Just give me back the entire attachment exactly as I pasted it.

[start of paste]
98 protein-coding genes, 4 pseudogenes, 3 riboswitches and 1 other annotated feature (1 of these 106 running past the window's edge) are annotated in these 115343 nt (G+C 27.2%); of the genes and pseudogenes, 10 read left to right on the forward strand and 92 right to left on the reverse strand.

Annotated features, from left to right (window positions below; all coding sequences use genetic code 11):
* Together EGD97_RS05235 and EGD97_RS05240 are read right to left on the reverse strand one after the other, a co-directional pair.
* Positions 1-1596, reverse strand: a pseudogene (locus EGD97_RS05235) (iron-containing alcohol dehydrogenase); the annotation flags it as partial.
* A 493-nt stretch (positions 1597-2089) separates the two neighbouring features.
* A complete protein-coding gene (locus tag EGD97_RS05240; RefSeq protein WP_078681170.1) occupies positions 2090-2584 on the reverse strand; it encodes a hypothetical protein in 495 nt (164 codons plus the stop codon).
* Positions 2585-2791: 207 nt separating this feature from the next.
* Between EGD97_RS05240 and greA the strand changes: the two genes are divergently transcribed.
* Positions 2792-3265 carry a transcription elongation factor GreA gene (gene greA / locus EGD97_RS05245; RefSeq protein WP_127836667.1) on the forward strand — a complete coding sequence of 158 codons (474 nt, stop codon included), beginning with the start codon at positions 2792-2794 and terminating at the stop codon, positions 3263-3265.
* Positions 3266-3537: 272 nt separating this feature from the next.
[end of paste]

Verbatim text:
98 protein-coding genes, 4 pseudogenes, 3 riboswitches and 1 other annotated feature (1 of these 106 running past the window's edge) are annotated in these 115343 nt (G+C 27.2%); of the genes and pseudogenes, 10 read left to right on the forward strand and 92 right to left on the reverse strand.

Annotated features, from left to right (window positions below; all coding sequences use genetic code 11):
* Together EGD97_RS05235 and EGD97_RS05240 are read right to left on the reverse strand one after the other, a co-directional pair.
* Positions 1-1596, reverse strand: a pseudogene (locus EGD97_RS05235) (iron-containing alcohol dehydrogenase); the annotation flags it as partial.
* A 493-nt stretch (positions 1597-2089) separates the two neighbouring features.
* A complete protein-coding gene (locus tag EGD97_RS05240; RefSeq protein WP_078681170.1) occupies positions 2090-2584 on the reverse strand; it encodes a hypothetical protein in 495 nt (164 codons plus the stop codon).
* Positions 2585-2791: 207 nt separating this feature from the next.
* Between EGD97_RS05240 and greA the strand changes: the two genes are divergently transcribed.
* Positions 2792-3265 carry a transcription elongation factor GreA gene (gene greA / locus EGD97_RS05245; RefSeq protein WP_127836667.1) on the forward strand — a complete coding sequence of 158 codons (474 nt, stop codon included), beginning with the start codon at positions 2792-2794 and terminating at the stop codon, positions 3263-3265.
* Positions 3266-3537: 272 nt separating this feature from the next.